Sniffer Plane Finds no Trace of Radioactivity over North Korea

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posted on Oct, 14 2006 @ 11:13 PM
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Originally posted by Toelint
THIS no-clear explosion


OMG, that's perfect!!!!


Did you really come up with that yourself?




posted on Oct, 15 2006 @ 12:34 PM
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Originally posted by GradyPhilpott
I say bomb the crap out of NK and let SK reap the spoils.


You mean things like millions of dead on both sides. Millions more refugees pouring into neighboring countries. Both Korea's economies will be in ruins after such a struggle. Their cities will be piles of rubble.

So again, tell me what "spoils" they will reap?



posted on Oct, 17 2006 @ 03:06 AM
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I'm inclined to believe that NK indeed has nuclear capabilities and the "test" was either a small-scale device or failed larger device.

I did some reading on the Taepodong-2 missile, given it's range (4,000-10,000km est.) and payload (500kg est. for max range) capabilities I have surmised that a device intended for the Taepodong-2 was tested...

Although I do not know the extent of NK's nuclear capabilities, it's safe to assume that any research they are doing would be small scale. They probly don't have the resources to develop a bomb greater than 100 kilotons. Given their Missile stores, we know they definetly don't have the means to deliver any more than a 500-1000kg device. In comparasin to existing nuclear technologies, a 500kg bomb mostlikely wouldn't produce more than 100Kt or so. It is equally safe to assume that if they have nukes, the technology supporting the weapon probably isn't all that good. So if the US can develop a 500kg device yeilding 100Kt , then NK's 500kg bomb would probably yeild around 30-50Kt. All of which suggest to me that the device tested was either a prototype for the Taepodong-2 and it failed horribly, or the device was built small to test their ability to detonate a micro-nuke and it worked, just not as well as they may have predicted. Both possibilities would make for a small explosion with minimal radiation. If a device of 30kt or so was poorly detonated, it could verywell take up to a few weeks for the radiation to seap through the ground, no? And a micro-nuke wouldn't have much fallout anyway...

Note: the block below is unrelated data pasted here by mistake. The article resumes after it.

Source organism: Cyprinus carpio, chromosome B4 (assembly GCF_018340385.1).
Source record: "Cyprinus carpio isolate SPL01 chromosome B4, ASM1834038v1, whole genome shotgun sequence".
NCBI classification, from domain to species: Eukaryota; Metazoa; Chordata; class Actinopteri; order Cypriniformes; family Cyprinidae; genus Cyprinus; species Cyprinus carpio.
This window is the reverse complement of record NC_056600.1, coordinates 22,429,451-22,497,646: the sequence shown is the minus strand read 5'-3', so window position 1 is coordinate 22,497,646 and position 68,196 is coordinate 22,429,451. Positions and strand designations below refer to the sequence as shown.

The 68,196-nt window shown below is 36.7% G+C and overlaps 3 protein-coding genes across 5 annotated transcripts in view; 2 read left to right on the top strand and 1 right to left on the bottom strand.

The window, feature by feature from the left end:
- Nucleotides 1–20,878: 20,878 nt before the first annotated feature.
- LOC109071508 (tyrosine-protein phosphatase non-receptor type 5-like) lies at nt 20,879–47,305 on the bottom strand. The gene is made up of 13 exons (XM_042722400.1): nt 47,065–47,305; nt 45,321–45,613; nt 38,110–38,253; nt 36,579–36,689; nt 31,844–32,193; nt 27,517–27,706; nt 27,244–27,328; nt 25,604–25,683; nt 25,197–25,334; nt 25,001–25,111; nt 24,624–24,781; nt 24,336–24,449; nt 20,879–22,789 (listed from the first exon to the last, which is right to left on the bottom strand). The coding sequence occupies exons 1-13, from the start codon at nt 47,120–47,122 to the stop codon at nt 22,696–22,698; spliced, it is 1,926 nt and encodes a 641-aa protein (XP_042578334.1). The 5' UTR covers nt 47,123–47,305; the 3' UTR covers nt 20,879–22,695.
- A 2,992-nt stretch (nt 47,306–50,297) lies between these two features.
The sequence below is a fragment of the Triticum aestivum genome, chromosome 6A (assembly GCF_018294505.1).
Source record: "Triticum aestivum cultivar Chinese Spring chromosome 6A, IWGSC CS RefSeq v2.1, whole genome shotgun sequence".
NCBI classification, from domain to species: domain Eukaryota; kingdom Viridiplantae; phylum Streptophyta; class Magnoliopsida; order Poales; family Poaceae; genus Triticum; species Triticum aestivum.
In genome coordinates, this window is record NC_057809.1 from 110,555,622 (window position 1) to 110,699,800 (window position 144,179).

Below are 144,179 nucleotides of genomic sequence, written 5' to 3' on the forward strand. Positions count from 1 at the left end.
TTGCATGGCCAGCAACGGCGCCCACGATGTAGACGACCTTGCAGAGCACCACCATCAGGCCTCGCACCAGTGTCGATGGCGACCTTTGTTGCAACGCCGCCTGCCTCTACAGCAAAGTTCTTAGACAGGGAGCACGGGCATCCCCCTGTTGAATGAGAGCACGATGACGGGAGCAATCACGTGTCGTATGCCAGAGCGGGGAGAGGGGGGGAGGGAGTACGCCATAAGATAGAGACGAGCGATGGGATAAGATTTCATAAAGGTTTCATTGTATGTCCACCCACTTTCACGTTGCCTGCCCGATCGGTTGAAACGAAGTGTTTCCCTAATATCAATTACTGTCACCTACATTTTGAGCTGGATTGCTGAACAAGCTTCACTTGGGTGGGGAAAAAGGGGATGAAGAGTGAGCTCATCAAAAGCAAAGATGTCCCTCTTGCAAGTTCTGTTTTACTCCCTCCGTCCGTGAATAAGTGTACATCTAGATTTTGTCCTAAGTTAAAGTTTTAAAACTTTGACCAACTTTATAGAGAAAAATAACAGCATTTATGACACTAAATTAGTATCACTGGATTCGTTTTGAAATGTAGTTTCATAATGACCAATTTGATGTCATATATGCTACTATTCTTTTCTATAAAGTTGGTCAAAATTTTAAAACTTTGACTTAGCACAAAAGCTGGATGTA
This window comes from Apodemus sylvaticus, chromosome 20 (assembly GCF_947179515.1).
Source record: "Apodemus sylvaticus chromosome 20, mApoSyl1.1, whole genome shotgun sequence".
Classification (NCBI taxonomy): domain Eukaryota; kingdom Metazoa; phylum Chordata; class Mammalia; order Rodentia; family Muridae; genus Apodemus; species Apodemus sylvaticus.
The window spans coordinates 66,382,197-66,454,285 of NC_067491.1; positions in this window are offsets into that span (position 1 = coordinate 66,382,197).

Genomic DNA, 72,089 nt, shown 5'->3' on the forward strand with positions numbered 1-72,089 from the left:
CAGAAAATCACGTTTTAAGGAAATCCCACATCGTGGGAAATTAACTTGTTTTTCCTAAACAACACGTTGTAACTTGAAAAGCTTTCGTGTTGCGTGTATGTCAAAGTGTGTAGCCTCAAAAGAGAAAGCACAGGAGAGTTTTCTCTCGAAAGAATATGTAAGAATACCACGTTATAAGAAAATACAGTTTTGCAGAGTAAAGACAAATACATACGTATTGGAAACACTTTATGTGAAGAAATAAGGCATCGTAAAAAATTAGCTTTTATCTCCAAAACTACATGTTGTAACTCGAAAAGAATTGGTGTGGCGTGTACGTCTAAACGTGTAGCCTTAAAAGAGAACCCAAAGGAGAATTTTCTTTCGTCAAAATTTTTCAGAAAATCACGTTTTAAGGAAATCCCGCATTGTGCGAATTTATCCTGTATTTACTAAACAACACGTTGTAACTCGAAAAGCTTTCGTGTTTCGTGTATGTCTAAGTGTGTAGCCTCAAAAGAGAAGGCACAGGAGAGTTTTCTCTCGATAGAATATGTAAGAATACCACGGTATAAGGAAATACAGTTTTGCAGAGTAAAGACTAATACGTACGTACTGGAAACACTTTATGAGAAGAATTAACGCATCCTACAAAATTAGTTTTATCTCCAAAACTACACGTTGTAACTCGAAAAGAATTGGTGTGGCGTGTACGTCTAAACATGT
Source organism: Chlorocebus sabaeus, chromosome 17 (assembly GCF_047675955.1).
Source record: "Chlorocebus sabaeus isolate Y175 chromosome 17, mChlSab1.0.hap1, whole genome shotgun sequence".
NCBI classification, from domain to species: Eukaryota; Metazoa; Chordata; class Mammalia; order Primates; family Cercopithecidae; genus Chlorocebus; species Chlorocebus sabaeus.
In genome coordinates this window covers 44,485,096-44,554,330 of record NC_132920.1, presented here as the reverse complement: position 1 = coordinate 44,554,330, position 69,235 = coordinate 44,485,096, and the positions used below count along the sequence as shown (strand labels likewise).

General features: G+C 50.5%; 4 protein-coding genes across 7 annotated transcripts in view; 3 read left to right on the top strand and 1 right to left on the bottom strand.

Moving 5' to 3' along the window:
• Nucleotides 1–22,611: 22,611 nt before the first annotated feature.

Either of the two possible devices are likely candidates for the Taepodong-2. The 30-50kt device would be good for hitting a city, or possibly an aircraft-carrier. Whereas the micro-nuke would be useful in a multiple warhead, being able to drop 5-10 (maybe?) of them over a division of tanks or to soften/disable Naval support groups...

Just a thought....



posted on Oct, 17 2006 @ 12:07 PM
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NEIN is reporting that the first test which has been characterized as a 'dud' by many was actually a successful test of the first stage of a hydrogen bomb. NK is supposedly readying a second test which is believed to be a test of the complete hydrogen weapon. Here's the link.



posted on Oct, 25 2006 @ 05:41 AM